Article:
Cannon Place already a success story for veterans

Cannon Place already a success story for veterans

DANVILLE — Army veteran Sena Legg and her husband, a Marine Vietnam vet, moved to Danville in 2009 so that Robert, who had diabetes, would be close to Veterans Affairs Illiana Health Care System.

After Robert passed away in 2015, Legg, who is disabled, couldn't afford to stay in their apartment. So she either stayed with a friend or lived in her car in the Wal-Mart parking lot.

After about a year of being homeless, Legg was ready to give up. In desperation, she called a VA hotline.

Last September, she connected with a counselor and enrolled in a residential rehabilitation treatment program for former military servicemen and -women who are struggling with mental illness, substance abuse and homelessness, which was launched several years ago to give vets the care and skills they need to get healthy and get their lives back on track.

And in March, she moved into Cannon Place, a new, 65-unit affordable, supportive housing complex on the medical center's grounds — another key piece to ending homelessness among veterans.

"This is my forever home" Legg said at Thursday's ribbon-cutting ceremony for the $17.5 million complex, which drew about 150 people, many of whom helped make it happen.

In July 2015, developer Mercy Housing Lakefront broke ground on the facility, named for Joseph "Uncle Joe" Cannon, who served as a U.S. Congressman from 1873 to 1923 and who, in 1898, helped establish the Danville Soldiers' Home that would become the veterans hospital.

Veterans and their family members, including a few children, began moving into the one-, two- and three-bedroom furnished apartments last September. Amenities include a spacious community room, fitness center, computer center, six residential lounges, on-site laundry facilities, a gazebo, picnic area and raised vegetable garden beds, built and donated by Home Depot.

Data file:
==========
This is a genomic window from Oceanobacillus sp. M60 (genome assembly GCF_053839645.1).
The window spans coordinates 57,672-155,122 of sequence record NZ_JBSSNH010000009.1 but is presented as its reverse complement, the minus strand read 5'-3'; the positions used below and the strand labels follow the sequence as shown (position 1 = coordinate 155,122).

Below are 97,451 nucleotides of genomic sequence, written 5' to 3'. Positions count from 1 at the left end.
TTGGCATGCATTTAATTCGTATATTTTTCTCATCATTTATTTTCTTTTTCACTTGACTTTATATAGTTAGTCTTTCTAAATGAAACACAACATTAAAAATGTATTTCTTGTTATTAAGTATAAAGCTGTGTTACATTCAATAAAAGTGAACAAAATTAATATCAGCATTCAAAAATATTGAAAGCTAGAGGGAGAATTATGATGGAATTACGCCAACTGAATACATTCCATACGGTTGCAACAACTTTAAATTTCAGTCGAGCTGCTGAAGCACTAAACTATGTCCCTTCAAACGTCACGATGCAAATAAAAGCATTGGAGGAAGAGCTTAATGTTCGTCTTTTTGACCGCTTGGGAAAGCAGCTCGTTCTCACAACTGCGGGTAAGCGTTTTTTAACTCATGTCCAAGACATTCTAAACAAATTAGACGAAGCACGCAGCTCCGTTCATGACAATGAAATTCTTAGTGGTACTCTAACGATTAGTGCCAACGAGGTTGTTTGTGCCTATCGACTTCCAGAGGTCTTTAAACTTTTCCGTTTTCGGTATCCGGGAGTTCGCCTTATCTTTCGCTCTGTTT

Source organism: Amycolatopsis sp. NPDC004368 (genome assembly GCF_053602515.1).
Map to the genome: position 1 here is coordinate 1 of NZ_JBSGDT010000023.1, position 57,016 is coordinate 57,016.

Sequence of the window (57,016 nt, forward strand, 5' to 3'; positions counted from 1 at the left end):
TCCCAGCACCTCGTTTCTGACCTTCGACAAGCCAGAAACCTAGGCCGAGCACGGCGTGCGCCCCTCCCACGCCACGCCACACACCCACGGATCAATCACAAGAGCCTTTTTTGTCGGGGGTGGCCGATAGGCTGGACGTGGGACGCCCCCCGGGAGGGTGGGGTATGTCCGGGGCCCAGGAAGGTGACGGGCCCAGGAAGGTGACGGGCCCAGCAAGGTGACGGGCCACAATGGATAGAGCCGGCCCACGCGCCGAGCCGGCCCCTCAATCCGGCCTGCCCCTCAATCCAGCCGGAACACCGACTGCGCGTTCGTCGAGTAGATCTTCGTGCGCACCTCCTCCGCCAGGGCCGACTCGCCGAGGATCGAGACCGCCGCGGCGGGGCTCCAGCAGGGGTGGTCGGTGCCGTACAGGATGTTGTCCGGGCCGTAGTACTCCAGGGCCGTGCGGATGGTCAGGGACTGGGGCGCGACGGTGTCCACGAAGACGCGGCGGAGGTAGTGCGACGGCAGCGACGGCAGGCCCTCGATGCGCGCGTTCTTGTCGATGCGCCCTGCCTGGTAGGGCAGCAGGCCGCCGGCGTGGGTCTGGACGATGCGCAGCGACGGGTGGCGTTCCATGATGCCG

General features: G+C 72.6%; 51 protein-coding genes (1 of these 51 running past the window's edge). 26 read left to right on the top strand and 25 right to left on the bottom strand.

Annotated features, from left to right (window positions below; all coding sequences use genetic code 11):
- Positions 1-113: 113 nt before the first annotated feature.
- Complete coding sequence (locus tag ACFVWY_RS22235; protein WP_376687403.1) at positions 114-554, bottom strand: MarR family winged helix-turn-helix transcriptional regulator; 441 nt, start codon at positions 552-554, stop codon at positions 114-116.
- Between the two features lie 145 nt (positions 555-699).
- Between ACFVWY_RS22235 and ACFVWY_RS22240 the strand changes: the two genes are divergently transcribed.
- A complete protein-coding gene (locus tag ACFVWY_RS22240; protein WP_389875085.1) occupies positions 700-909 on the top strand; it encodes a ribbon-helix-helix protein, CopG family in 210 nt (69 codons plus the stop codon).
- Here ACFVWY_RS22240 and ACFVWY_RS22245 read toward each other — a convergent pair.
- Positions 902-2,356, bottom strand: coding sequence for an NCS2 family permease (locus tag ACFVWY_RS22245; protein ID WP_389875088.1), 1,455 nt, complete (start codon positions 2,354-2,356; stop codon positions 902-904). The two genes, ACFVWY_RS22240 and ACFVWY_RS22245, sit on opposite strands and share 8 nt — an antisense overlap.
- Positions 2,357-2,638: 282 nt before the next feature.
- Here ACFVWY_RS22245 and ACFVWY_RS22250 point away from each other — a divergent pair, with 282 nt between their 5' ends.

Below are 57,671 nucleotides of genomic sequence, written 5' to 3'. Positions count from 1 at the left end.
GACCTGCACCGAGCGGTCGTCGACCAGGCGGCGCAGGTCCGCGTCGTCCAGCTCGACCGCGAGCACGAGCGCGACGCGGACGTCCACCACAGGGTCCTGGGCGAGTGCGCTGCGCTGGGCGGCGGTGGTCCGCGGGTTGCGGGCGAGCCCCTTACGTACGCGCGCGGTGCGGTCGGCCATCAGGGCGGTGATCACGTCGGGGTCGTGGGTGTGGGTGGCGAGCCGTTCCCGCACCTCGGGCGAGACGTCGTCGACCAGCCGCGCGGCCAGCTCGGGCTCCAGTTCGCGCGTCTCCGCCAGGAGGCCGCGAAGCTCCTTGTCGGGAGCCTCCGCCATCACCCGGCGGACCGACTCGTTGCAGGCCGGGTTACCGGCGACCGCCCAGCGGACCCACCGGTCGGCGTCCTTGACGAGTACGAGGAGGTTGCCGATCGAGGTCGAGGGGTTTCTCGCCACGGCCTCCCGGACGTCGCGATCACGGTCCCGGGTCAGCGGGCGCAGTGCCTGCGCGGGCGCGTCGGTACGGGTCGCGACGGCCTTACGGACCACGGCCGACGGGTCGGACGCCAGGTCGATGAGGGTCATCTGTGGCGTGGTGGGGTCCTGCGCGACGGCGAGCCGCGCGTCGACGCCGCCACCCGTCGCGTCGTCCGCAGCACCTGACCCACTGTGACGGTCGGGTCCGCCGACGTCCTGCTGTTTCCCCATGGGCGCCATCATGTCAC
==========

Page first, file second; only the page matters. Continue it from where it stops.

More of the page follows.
Residents pay a third of their income toward rent, and the rest is covered with U.S. Department of Housing and Urban Development vouchers.

"One hundred and one people have found hope here," said Stephanie Young, who became the permanent director of the Illiana facility last June, about five years after the project was first conceptualized.

Danville Mayor Scott Eisenhauer recalled that several years ago, medical center staff and other community members hosted an event at the David S. Palmer Arena to provide veterans with a range of services and resources.

"That started the ball rolling for what we have today," he said, adding there were many challenges to getting it approved and financed and even times when it looked as though it would fall through. But everyone worked together to make it happen for "our nation's heroes."

Mark Angelini, Mercy Housing Lakefront president, said he's eager to kick off Phase II, which calls for building another 65-unit complex south of Cannon Place.

"There's clearly a demand for it," he said, adding those residents would also be close to medical and mental health services; Danville Area Community College, where they can continue their education or training; and other supportive services.

"We have to start working up the numbers. Once the financing is put together, it can come together in about 18 months," said Angelini, who hopes to see the next one open in three to five years.

Resident Michael Gibson also spoke at the dedication. The Navy veteran said his life was turned upside down when his best friend — Lt. Sean Christopher Snyder, a Navy pilot and father of four — was killed when his helicopter exploded off the coast of Norfolk, Va., during a training exercise.

The former Bloomington-Normal resident isolated himself and stopped taking medication for PTSD and anxiety. Last July, he called his sister for help, and she brought him to the veteran's hospital, where he began his recovery process.

Gibson, who was close to becoming homeless, moved into the complex in November. He told the crowd that being among fellow veterans has played a big part in his progress.

Now he works in the VA library, volunteers at the Vermilion County Animal Shelter and is on track to become a peer support specialist.

When Legg first moved in, she was terrified of losing her new home. Now she feels more relaxed, thanks to the property manager and social worker, whom she has gotten to know. She enjoys volunteering with seniors, and she's looking forward to start a gardening class next week.

"I would encourage any veteran who needs help to please go to the VA," she said. "They do care about you and will help you. You just have to muster up the courage to ask for help."

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